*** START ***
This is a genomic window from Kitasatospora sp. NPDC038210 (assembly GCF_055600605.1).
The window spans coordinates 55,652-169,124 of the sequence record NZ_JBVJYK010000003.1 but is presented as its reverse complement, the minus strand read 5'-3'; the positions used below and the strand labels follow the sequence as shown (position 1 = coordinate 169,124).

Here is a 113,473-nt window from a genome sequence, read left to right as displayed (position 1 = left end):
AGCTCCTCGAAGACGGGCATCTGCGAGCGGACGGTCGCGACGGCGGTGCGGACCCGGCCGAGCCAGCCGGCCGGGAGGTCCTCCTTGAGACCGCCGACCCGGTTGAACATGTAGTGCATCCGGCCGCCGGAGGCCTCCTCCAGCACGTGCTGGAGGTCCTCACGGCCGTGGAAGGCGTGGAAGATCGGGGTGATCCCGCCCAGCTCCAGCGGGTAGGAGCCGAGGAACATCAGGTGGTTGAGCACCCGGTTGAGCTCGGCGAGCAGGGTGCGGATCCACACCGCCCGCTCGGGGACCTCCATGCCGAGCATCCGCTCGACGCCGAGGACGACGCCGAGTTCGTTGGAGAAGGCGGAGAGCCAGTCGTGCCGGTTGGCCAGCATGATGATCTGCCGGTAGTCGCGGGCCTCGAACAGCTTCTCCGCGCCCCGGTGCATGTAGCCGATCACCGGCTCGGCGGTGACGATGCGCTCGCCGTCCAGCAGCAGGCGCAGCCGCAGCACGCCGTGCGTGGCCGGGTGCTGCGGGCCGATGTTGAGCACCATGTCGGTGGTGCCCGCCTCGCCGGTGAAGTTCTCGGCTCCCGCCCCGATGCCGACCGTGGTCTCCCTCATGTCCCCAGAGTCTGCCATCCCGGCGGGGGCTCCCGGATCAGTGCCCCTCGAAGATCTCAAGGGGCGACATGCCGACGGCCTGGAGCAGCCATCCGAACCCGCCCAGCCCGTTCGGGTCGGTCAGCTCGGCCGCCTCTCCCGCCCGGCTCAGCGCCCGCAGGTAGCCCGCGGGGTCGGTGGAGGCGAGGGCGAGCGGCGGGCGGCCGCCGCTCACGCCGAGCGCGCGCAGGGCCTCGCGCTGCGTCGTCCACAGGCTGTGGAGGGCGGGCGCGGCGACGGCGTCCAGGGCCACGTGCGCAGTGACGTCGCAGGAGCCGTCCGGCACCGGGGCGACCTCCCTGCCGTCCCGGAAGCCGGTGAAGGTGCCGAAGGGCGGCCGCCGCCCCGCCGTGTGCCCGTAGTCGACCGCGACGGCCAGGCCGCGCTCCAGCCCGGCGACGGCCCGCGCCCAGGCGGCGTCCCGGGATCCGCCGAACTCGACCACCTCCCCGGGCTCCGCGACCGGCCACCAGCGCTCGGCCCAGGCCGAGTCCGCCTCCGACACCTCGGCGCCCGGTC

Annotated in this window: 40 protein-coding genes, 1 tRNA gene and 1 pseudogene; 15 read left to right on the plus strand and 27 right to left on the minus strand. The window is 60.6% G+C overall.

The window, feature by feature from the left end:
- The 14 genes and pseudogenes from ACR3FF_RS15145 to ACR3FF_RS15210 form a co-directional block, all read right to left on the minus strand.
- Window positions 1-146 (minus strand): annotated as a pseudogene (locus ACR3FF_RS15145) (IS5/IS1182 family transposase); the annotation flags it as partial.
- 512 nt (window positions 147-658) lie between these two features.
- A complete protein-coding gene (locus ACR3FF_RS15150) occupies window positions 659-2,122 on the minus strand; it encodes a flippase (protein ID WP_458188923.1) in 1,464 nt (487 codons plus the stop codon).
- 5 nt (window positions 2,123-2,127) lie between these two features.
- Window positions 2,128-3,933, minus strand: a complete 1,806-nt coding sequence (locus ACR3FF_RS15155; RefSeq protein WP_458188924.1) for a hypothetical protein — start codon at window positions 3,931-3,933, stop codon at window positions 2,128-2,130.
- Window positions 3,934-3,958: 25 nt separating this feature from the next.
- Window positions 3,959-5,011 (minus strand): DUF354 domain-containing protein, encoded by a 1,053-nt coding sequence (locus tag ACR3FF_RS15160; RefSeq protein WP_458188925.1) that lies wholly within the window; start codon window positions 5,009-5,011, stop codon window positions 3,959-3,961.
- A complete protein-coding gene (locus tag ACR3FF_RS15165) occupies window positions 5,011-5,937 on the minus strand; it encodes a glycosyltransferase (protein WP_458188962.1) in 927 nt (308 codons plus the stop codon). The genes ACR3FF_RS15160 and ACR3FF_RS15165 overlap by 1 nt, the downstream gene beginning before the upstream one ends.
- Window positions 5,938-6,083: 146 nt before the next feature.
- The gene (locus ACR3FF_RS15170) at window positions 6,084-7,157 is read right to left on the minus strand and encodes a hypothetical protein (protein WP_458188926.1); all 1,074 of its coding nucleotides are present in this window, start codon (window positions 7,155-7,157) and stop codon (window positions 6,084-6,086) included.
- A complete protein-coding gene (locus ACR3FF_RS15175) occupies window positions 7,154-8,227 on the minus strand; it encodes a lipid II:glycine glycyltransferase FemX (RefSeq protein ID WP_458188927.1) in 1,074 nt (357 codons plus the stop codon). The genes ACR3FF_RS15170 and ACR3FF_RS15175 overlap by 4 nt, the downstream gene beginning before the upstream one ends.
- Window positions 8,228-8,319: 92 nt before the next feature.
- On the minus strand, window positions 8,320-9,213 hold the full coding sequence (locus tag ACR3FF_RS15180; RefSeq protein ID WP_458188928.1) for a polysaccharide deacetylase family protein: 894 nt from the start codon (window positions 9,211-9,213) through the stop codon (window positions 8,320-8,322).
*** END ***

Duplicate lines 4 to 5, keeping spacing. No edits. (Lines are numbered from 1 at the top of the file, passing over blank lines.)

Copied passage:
AGCTCCTCGAAGACGGGCATCTGCGAGCGGACGGTCGCGACGGCGGTGCGGACCCGGCCGAGCCAGCCGGCCGGGAGGTCCTCCTTGAGACCGCCGACCCGGTTGAACATGTAGTGCATCCGGCCGCCGGAGGCCTCCTCCAGCACGTGCTGGAGGTCCTCACGGCCGTGGAAGGCGTGGAAGATCGGGGTGATCCCGCCCAGCTCCAGCGGGTAGGAGCCGAGGAACATCAGGTGGTTGAGCACCCGGTTGAGCTCGGCGAGCAGGGTGCGGATCCACACCGCCCGCTCGGGGACCTCCATGCCGAGCATCCGCTCGACGCCGAGGACGACGCCGAGTTCGTTGGAGAAGGCGGAGAGCCAGTCGTGCCGGTTGGCCAGCATGATGATCTGCCGGTAGTCGCGGGCCTCGAACAGCTTCTCCGCGCCCCGGTGCATGTAGCCGATCACCGGCTCGGCGGTGACGATGCGCTCGCCGTCCAGCAGCAGGCGCAGCCGCAGCACGCCGTGCGTGGCCGGGTGCTGCGGGCCGATGTTGAGCACCATGTCGGTGGTGCCCGCCTCGCCGGTGAAGTTCTCGGCTCCCGCCCCGATGCCGACCGTGGTCTCCCTCATGTCCCCAGAGTCTGCCATCCCGGCGGGGGCTCCCGGATCAGTGCCCCTCGAAGATCTCAAGGGGCGACATGCCGACGGCCTGGAGCAGCCATCCGAACCCGCCCAGCCCGTTCGGGTCGGTCAGCTCGGCCGCCTCTCCCGCCCGGCTCAGCGCCCGCAGGTAGCCCGCGGGGTCGGTGGAGGCGAGGGCGAGCGGCGGGCGGCCGCCGCTCACGCCGAGCGCGCGCAGGGCCTCGCGCTGCGTCGTCCACAGGCTGTGGAGGGCGGGCGCGGCGACGGCGTCCAGGGCCACGTGCGCAGTGACGTCGCAGGAGCCGTCCGGCACCGGGGCGACCTCCCTGCCGTCCCGGAAGCCGGTGAAGGTGCCGAAGGGCGGCCGCCGCCCCGCCGTGTGCCCGTAGTCGACCGCGACGGCCAGGCCGCGCTCCAGCCCGGCGACGGCCCGCGCCCAGGCGGCGTCCCGGGATCCGCCGAACTCGACCACCTCCCCGGGCTCCGCGACCGGCCACCAGCGCTCGGCCCAGGCCGAGTCCGCCTCCGACACCTCGGCGCCCGGTC

Annotated in this window: 40 protein-coding genes, 1 tRNA gene and 1 pseudogene; 15 read left to right on the plus strand and 27 right to left on the minus strand. The window is 60.6% G+C overall.